Having strolled around for three hours or so, I was hot and tired.  I decided I could skip the museum that afternoon and catch it on my return trip Friday.  So I headed north through a rainstorm in Michigan’s “thumb” to my next Fairfield Inn in Saginaw.

For supper that evening, I selected the yellow perch.  This freshwater fish seems to show up only on menus in the Great Lakes area.  I had enjoyed perch as part of Friday fish fries when I lived in Ohio, and I was glad to taste it again — sweeter than the bland codfish we get in Pennsylvania, with a spicier breading.  Tasty.


The next morning, I drove 16 miles southeast to the small city of Frankenmuth.  The name means “Franconian courage.”

Frankenmuth was founded by Rev. August Craemer and 14 other Lutherans from Franconia.  That’s in the southern part of Germany, mostly in Bavaria.

When the settlers arrived in Michigan in 1845, they were advised by the pastor of Ann Arbor’s German colony, Rev. Frederick Schmid, to proceed north to this place on the Cass River, where they could preach to the Chippewa Indians.

The Michigan folks would pronounce their town Fronkenmoot if they still spoke German.  They don’t, but they’ve installed Bavarian timber-framed architecture everywhere, from car dealerships to the Postamt (post office).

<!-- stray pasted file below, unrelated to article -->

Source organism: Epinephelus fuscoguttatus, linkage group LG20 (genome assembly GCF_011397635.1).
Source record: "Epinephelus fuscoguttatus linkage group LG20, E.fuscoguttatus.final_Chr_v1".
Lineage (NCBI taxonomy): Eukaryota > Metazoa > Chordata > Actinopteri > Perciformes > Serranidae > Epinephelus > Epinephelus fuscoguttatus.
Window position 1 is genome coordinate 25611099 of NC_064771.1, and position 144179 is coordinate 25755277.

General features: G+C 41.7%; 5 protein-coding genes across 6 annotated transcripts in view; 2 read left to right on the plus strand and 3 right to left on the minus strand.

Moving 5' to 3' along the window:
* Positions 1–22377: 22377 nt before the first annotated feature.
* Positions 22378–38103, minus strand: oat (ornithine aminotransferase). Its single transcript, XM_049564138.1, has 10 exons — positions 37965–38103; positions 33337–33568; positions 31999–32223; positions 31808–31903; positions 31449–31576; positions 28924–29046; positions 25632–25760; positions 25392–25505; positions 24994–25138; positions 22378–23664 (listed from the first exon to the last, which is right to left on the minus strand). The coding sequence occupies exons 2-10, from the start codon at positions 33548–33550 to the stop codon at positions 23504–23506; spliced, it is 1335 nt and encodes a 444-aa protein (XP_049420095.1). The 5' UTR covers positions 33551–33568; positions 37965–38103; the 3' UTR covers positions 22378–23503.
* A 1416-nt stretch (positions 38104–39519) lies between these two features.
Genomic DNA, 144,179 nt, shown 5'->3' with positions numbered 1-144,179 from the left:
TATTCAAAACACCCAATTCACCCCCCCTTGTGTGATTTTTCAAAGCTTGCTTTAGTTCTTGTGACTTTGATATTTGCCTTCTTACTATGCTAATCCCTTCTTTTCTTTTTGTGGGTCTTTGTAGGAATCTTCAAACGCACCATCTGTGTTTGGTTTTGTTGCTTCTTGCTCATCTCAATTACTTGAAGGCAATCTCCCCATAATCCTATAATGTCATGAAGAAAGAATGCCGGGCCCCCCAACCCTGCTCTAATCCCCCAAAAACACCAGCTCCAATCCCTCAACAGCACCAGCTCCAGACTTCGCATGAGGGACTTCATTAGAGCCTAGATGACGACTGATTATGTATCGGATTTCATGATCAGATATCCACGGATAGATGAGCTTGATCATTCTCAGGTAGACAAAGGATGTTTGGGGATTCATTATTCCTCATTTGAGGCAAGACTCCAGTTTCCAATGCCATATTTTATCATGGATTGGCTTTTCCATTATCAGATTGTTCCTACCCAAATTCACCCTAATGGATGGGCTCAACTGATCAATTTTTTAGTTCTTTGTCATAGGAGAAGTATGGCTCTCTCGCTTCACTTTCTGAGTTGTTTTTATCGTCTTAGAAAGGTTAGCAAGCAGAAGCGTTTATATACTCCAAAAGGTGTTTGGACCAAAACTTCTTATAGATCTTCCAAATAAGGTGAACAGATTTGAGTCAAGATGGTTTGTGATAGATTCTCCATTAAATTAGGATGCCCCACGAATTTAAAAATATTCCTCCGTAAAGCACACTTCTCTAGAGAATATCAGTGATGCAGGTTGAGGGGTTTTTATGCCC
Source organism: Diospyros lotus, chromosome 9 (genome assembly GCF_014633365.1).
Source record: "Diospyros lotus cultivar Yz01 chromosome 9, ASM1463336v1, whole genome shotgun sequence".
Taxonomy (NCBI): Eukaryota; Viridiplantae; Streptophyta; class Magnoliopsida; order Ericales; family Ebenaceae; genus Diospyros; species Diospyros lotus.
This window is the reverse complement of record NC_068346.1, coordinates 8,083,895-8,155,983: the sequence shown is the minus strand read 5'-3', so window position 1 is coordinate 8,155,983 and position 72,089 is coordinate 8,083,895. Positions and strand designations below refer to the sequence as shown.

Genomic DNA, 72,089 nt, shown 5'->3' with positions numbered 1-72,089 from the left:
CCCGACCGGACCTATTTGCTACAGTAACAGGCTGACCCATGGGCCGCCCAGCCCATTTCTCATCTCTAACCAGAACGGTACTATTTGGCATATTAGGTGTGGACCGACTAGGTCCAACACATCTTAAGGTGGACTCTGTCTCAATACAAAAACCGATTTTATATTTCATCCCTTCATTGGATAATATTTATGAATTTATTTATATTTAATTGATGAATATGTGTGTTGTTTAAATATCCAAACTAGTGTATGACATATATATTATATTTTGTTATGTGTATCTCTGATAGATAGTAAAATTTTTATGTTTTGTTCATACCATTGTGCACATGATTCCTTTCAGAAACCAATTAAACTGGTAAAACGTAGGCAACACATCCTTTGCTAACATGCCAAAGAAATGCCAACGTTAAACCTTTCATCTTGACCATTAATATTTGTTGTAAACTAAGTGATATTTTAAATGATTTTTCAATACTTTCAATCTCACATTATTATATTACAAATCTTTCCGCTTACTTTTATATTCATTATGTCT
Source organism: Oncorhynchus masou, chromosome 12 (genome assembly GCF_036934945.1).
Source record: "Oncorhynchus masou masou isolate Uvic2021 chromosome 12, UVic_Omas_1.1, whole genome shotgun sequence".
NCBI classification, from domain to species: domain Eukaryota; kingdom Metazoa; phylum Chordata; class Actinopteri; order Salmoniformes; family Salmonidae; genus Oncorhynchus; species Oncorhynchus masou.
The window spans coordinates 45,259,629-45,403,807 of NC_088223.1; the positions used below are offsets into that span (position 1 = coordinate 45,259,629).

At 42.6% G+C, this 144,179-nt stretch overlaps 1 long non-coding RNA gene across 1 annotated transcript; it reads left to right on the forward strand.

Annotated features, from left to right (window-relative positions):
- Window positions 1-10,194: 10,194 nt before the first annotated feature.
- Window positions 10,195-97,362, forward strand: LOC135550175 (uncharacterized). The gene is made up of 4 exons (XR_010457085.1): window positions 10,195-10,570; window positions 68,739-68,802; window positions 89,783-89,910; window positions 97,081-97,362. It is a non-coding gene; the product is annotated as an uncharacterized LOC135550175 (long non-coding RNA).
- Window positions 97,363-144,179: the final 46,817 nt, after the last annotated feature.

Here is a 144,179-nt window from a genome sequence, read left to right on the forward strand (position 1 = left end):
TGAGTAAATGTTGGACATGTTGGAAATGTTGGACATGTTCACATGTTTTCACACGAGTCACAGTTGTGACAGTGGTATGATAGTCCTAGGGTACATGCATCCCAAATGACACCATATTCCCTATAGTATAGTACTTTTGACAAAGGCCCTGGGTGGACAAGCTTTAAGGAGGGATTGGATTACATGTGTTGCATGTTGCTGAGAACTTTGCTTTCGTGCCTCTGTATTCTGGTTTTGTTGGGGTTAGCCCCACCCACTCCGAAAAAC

After ambling up and down Main Street, I decided to dine at a slightly out-of-the-way spot called Sullivan's Black Forest Brew Haus & Grill.  “Sullivan” is Irish, of course.  There were few German dishes on the menu besides a sausage sampler.  I don’t think a Reuben sandwich counts, despite the sauerkraut; it’s an American invention.  I settled for the chicken schnitzel.

The more widely-known Wiener schnitzel was not among the offerings, an omission which my mother would have approved.  Wiener schnitzel is made from veal, or calves’ meat, and my farm-raised mother disapproved of the cruel treatment that veal calves suffer.  My chicken schnitzel was battered and served with butter and capers.  Tasty.

Behind the bar, a TV was showing the noon newscast from WNEM, the CBS affiliate in Saginaw.  I noticed a couple of oddities.